Hoops Rumors is in the process of looking back at each team's offseason, from the end of the playoffs in June right up until opening night. Trades, free agent signings, draft picks, contract extensions, option decisions, camp invitees, and more will be covered, as we examine the moves each franchise made over the last several months.
Trades and Claims
Rookie Contract Option Decisions
There are few quick fixes for perennial lottery teams, and this past offseason for the Pistons serves as primary evidence. The team's most significant move was probably the trade that sent Ben Gordon's contract, which includes a $13.2MM player option for 2013/14 he will almost certainly pick up, to the Bobcats for Corey Maggette, who'll be off the books by next summer. Still, it's a deal that isn't likely to do much for the Pistons this season, when it amounts to swapping one overpriced wing player for another.
The drafting of Andre Drummond was also done with an eye cast beyond the horizon. Drummond, who turned 19 in August, is a raw talent, and the team has displayed restraint against the urge to rush his development despite their immediate need for more production, limiting him to 15.4 minutes per game despite his 23.6 PER. Teams at the top of the draft were scared off by Drummond's lack of production at Connecticut, but the Pistons snatched him up at No. 9, content to wait for him to continue to learn and, they hope, eventually fulfill his potential as the perfect complement to Greg Monroe inside, giving the team a rare combination of talented big men in a small-ball era.
If Drummond pans out, the Pistons will have come away remarkably well from a stretch of three consecutive seasons in the no man's land of the middle of the lottery, where they've picked seventh, eighth and ninth the last three years, respectively. That would soothe the sting of parting with the protected first-round pick in the Gordon/Maggette trade, one that seems likely to head to Charlotte in either 2014 or 2015. The inclusion of the pick in that deal suggests that president of basketball operations Joe Dumars and company expect by the team to have improved by then. The protection only covers the top pick in 2015, and it becomes unprotected in 2016, so a downturn in fortunes could be extra painful.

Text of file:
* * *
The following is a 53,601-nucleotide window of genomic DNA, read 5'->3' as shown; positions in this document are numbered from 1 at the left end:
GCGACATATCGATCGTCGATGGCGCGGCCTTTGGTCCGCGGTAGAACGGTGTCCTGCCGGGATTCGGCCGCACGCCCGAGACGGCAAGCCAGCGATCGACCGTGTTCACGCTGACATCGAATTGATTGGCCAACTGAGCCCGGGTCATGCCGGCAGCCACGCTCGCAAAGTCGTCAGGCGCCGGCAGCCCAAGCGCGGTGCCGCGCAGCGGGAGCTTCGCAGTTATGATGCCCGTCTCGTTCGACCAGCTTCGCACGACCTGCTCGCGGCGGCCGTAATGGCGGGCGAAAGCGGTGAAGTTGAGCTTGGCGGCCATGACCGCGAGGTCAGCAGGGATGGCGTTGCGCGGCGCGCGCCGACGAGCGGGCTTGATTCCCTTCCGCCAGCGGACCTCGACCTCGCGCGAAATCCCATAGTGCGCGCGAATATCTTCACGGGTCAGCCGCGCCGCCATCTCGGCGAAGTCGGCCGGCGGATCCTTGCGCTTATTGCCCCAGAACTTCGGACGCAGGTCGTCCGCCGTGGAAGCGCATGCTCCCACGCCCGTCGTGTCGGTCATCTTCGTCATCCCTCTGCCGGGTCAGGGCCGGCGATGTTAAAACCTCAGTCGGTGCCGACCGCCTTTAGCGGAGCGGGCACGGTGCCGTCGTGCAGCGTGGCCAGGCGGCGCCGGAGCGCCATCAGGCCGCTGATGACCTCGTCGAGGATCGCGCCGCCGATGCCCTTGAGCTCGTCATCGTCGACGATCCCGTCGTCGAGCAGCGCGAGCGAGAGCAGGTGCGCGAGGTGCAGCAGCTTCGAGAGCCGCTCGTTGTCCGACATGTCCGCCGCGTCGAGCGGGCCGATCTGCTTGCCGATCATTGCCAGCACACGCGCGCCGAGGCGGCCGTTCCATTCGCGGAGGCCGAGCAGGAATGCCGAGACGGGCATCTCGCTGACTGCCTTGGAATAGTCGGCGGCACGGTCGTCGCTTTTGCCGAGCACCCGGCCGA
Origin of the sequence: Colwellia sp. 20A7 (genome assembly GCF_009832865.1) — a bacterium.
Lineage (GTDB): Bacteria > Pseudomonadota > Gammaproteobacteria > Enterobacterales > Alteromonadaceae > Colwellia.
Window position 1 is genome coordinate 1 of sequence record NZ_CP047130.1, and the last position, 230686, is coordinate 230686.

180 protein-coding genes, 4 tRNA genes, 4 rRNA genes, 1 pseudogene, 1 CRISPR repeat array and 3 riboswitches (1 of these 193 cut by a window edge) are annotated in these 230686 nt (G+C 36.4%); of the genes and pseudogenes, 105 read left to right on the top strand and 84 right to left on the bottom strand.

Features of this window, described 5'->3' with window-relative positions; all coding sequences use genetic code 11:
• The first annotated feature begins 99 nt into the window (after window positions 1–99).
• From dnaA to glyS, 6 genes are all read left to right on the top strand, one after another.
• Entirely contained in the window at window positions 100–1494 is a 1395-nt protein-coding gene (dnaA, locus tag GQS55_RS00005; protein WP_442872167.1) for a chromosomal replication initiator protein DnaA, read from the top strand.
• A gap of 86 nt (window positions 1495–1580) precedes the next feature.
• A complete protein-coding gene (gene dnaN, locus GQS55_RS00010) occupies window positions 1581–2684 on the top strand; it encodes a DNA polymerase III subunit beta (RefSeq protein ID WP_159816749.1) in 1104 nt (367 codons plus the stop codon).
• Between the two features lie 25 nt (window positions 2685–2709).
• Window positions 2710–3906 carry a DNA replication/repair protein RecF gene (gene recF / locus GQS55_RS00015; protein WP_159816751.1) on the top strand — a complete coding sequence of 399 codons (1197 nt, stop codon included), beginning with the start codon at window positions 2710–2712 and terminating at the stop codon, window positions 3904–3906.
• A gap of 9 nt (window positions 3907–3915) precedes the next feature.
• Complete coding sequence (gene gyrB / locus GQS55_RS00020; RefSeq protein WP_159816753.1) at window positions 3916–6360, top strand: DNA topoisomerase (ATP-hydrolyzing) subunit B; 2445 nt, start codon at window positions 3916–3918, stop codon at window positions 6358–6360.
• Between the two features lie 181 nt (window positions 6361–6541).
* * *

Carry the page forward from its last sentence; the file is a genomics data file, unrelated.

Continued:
The team is getting surprising play from Kyle Singler, the 33rd pick in the 2011 draft who spent last season in Europe. Vyacheslav Kravtsov, an undrafted signee from the Ukraine, hasn't seen the floor in the regular season, but the Pistons were reportedly pleased with his work in camp. The onus is on coach Lawrence Frank and his staff to develop a hidden gem or two to compensate for the lack of high lottery picks and established stars.
The Pistons also took no-risk fliers on a pair of wayward lottery picks, inviting Jonny Flynn and Terrence Williams to camp on non-guaranteed deals. The team already had 15 guaranteed contracts, forcing Flynn and Williams to be especially impressive to earn a spot on the regular season roster. They weren't, and wound up getting cut, but the moves demonstrated one more avenue Dumars is pursuing to try to bring talent aboard.
The bittersweet backstory to the offseason was the closed door the team showed to center Ben Wallace, one of the last remaining links to the 2004 championship team. He said he wanted to retire last season and changed his mind over the summer. With 15 guaranteed deals, the Pistons no longer had room for the 38-year-old, and the Pistons reportedly didn't extend him a training camp invite to avoid the indignity of having to cut him. Wallace hasn't latched on with anyone else.
The final judgment on the offseason won't come anytime this season. Handcuffed by their regrettable signings of Gordon and Charlie Villanueva three years ago, there wasn't much more they could do this summer. The Pistons see this year as one of development for its young players, and aren't panicking after a slow start. The Gordon/Maggette deal was a step in the right direction, since it will give the team more than $10MM in cap room a year sooner than it would have otherwise freed up. As long as the first-round pick in that trade doesn't come back to bite them, this verdict on offseason will likely come down to Drummond's eventual impact, and the Pistons can only hope the early returns are indicative of the final result.
Luke Adams of Hoops Rumors contributed to this post.